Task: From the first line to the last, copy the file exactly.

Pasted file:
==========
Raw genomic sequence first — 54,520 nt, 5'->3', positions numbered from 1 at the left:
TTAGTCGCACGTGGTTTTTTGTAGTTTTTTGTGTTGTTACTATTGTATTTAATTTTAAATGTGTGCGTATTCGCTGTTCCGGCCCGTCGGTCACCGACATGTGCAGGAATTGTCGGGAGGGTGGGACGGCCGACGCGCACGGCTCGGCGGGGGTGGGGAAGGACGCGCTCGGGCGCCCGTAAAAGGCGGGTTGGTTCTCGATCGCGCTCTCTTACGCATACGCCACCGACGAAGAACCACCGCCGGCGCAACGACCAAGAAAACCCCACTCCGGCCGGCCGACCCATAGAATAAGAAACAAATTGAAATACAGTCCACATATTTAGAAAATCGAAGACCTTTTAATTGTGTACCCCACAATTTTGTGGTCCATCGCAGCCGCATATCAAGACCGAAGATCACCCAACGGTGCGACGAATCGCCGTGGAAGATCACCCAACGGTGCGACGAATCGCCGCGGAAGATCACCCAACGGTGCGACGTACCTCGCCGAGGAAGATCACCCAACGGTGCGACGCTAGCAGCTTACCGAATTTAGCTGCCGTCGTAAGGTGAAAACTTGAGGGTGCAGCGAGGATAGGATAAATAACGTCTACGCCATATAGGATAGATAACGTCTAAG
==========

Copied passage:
Raw genomic sequence first — 54,520 nt, 5'->3', positions numbered from 1 at the left:
TTAGTCGCACGTGGTTTTTTGTAGTTTTTTGTGTTGTTACTATTGTATTTAATTTTAAATGTGTGCGTATTCGCTGTTCCGGCCCGTCGGTCACCGACATGTGCAGGAATTGTCGGGAGGGTGGGACGGCCGACGCGCACGGCTCGGCGGGGGTGGGGAAGGACGCGCTCGGGCGCCCGTAAAAGGCGGGTTGGTTCTCGATCGCGCTCTCTTACGCATACGCCACCGACGAAGAACCACCGCCGGCGCAACGACCAAGAAAACCCCACTCCGGCCGGCCGACCCATAGAATAAGAAACAAATTGAAATACAGTCCACATATTTAGAAAATCGAAGACCTTTTAATTGTGTACCCCACAATTTTGTGGTCCATCGCAGCCGCATATCAAGACCGAAGATCACCCAACGGTGCGACGAATCGCCGTGGAAGATCACCCAACGGTGCGACGAATCGCCGCGGAAGATCACCCAACGGTGCGACGTACCTCGCCGAGGAAGATCACCCAACGGTGCGACGCTAGCAGCTTACCGAATTTAGCTGCCGTCGTAAGGTGAAAACTTGAGGGTGCAGCGAGGATAGGATAAATAACGTCTACGCCATATAGGATAGATAACGTCTAAG